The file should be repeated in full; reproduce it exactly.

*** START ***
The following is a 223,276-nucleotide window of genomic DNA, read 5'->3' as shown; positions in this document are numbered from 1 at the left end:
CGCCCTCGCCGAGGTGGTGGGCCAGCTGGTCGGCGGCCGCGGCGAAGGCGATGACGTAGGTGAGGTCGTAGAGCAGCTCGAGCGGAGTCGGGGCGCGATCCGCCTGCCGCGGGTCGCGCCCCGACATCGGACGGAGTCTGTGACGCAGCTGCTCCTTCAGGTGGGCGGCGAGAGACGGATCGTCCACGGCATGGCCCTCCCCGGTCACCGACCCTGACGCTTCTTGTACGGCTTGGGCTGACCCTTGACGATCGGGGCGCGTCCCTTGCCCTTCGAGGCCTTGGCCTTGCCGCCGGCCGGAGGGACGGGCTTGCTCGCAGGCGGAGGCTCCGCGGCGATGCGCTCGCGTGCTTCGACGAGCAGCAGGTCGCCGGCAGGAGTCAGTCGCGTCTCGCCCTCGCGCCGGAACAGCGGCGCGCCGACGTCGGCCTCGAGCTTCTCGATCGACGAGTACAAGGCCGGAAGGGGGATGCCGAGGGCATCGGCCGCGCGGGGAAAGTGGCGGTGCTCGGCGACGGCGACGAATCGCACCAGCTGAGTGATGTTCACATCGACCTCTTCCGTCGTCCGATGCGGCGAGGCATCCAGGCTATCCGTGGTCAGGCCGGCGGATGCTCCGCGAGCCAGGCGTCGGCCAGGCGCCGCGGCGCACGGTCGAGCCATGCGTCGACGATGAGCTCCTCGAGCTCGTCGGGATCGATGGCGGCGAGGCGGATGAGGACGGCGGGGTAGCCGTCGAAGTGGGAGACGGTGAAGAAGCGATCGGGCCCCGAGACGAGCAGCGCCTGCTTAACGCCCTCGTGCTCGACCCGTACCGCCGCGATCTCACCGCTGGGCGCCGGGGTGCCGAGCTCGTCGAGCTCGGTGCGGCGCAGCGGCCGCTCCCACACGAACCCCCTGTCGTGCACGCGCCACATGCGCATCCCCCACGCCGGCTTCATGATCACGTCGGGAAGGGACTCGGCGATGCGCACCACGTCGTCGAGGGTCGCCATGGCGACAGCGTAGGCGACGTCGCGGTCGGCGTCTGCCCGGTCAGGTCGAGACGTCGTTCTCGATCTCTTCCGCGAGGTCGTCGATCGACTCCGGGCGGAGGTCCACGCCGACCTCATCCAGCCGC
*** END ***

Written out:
The following is a 223,276-nucleotide window of genomic DNA, read 5'->3' as shown; positions in this document are numbered from 1 at the left end:
CGCCCTCGCCGAGGTGGTGGGCCAGCTGGTCGGCGGCCGCGGCGAAGGCGATGACGTAGGTGAGGTCGTAGAGCAGCTCGAGCGGAGTCGGGGCGCGATCCGCCTGCCGCGGGTCGCGCCCCGACATCGGACGGAGTCTGTGACGCAGCTGCTCCTTCAGGTGGGCGGCGAGAGACGGATCGTCCACGGCATGGCCCTCCCCGGTCACCGACCCTGACGCTTCTTGTACGGCTTGGGCTGACCCTTGACGATCGGGGCGCGTCCCTTGCCCTTCGAGGCCTTGGCCTTGCCGCCGGCCGGAGGGACGGGCTTGCTCGCAGGCGGAGGCTCCGCGGCGATGCGCTCGCGTGCTTCGACGAGCAGCAGGTCGCCGGCAGGAGTCAGTCGCGTCTCGCCCTCGCGCCGGAACAGCGGCGCGCCGACGTCGGCCTCGAGCTTCTCGATCGACGAGTACAAGGCCGGAAGGGGGATGCCGAGGGCATCGGCCGCGCGGGGAAAGTGGCGGTGCTCGGCGACGGCGACGAATCGCACCAGCTGAGTGATGTTCACATCGACCTCTTCCGTCGTCCGATGCGGCGAGGCATCCAGGCTATCCGTGGTCAGGCCGGCGGATGCTCCGCGAGCCAGGCGTCGGCCAGGCGCCGCGGCGCACGGTCGAGCCATGCGTCGACGATGAGCTCCTCGAGCTCGTCGGGATCGATGGCGGCGAGGCGGATGAGGACGGCGGGGTAGCCGTCGAAGTGGGAGACGGTGAAGAAGCGATCGGGCCCCGAGACGAGCAGCGCCTGCTTAACGCCCTCGTGCTCGACCCGTACCGCCGCGATCTCACCGCTGGGCGCCGGGGTGCCGAGCTCGTCGAGCTCGGTGCGGCGCAGCGGCCGCTCCCACACGAACCCCCTGTCGTGCACGCGCCACATGCGCATCCCCCACGCCGGCTTCATGATCACGTCGGGAAGGGACTCGGCGATGCGCACCACGTCGTCGAGGGTCGCCATGGCGACAGCGTAGGCGACGTCGCGGTCGGCGTCTGCCCGGTCAGGTCGAGACGTCGTTCTCGATCTCTTCCGCGAGGTCGTCGATCGACTCCGGGCGGAGGTCCACGCCGACCTCATCCAGCCGC